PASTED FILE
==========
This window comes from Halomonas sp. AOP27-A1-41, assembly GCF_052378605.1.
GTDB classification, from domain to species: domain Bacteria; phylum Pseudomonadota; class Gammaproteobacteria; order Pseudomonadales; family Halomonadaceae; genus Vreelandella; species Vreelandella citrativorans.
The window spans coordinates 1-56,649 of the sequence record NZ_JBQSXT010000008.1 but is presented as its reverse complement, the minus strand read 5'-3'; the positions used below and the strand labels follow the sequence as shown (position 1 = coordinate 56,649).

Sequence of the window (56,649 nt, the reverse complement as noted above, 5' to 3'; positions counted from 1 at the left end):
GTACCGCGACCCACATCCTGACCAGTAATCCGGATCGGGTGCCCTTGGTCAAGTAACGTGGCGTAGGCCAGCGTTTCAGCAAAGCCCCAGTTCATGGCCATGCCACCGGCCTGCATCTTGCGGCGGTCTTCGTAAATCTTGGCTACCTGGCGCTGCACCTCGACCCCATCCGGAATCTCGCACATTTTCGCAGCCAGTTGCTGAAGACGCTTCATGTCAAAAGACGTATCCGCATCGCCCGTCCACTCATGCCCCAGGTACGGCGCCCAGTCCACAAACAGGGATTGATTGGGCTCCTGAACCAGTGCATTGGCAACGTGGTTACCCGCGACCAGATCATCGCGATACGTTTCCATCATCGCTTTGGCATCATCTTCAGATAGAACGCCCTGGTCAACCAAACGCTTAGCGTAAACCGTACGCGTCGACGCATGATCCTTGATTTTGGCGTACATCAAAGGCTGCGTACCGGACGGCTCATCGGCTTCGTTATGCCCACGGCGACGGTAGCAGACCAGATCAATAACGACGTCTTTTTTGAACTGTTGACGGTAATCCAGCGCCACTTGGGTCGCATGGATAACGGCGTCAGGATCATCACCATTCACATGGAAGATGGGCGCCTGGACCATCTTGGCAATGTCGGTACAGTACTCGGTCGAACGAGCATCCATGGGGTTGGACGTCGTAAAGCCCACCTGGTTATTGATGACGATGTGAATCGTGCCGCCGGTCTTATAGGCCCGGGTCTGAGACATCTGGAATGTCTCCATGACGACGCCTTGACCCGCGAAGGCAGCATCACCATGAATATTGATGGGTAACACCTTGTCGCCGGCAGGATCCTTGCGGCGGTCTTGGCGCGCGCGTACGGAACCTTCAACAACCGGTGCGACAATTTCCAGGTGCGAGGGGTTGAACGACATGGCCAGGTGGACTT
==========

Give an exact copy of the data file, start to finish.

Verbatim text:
This window comes from Halomonas sp. AOP27-A1-41, assembly GCF_052378605.1.
GTDB classification, from domain to species: domain Bacteria; phylum Pseudomonadota; class Gammaproteobacteria; order Pseudomonadales; family Halomonadaceae; genus Vreelandella; species Vreelandella citrativorans.
The window spans coordinates 1-56,649 of the sequence record NZ_JBQSXT010000008.1 but is presented as its reverse complement, the minus strand read 5'-3'; the positions used below and the strand labels follow the sequence as shown (position 1 = coordinate 56,649).

Sequence of the window (56,649 nt, the reverse complement as noted above, 5' to 3'; positions counted from 1 at the left end):
GTACCGCGACCCACATCCTGACCAGTAATCCGGATCGGGTGCCCTTGGTCAAGTAACGTGGCGTAGGCCAGCGTTTCAGCAAAGCCCCAGTTCATGGCCATGCCACCGGCCTGCATCTTGCGGCGGTCTTCGTAAATCTTGGCTACCTGGCGCTGCACCTCGACCCCATCCGGAATCTCGCACATTTTCGCAGCCAGTTGCTGAAGACGCTTCATGTCAAAAGACGTATCCGCATCGCCCGTCCACTCATGCCCCAGGTACGGCGCCCAGTCCACAAACAGGGATTGATTGGGCTCCTGAACCAGTGCATTGGCAACGTGGTTACCCGCGACCAGATCATCGCGATACGTTTCCATCATCGCTTTGGCATCATCTTCAGATAGAACGCCCTGGTCAACCAAACGCTTAGCGTAAACCGTACGCGTCGACGCATGATCCTTGATTTTGGCGTACATCAAAGGCTGCGTACCGGACGGCTCATCGGCTTCGTTATGCCCACGGCGACGGTAGCAGACCAGATCAATAACGACGTCTTTTTTGAACTGTTGACGGTAATCCAGCGCCACTTGGGTCGCATGGATAACGGCGTCAGGATCATCACCATTCACATGGAAGATGGGCGCCTGGACCATCTTGGCAATGTCGGTACAGTACTCGGTCGAACGAGCATCCATGGGGTTGGACGTCGTAAAGCCCACCTGGTTATTGATGACGATGTGAATCGTGCCGCCGGTCTTATAGGCCCGGGTCTGAGACATCTGGAATGTCTCCATGACGACGCCTTGACCCGCGAAGGCAGCATCACCATGAATATTGATGGGTAACACCTTGTCGCCGGCAGGATCCTTGCGGCGGTCTTGGCGCGCGCGTACGGAACCTTCAACAACCGGTGCGACAATTTCCAGGTGCGAGGGGTTGAACGACATGGCCAGGTGGACTT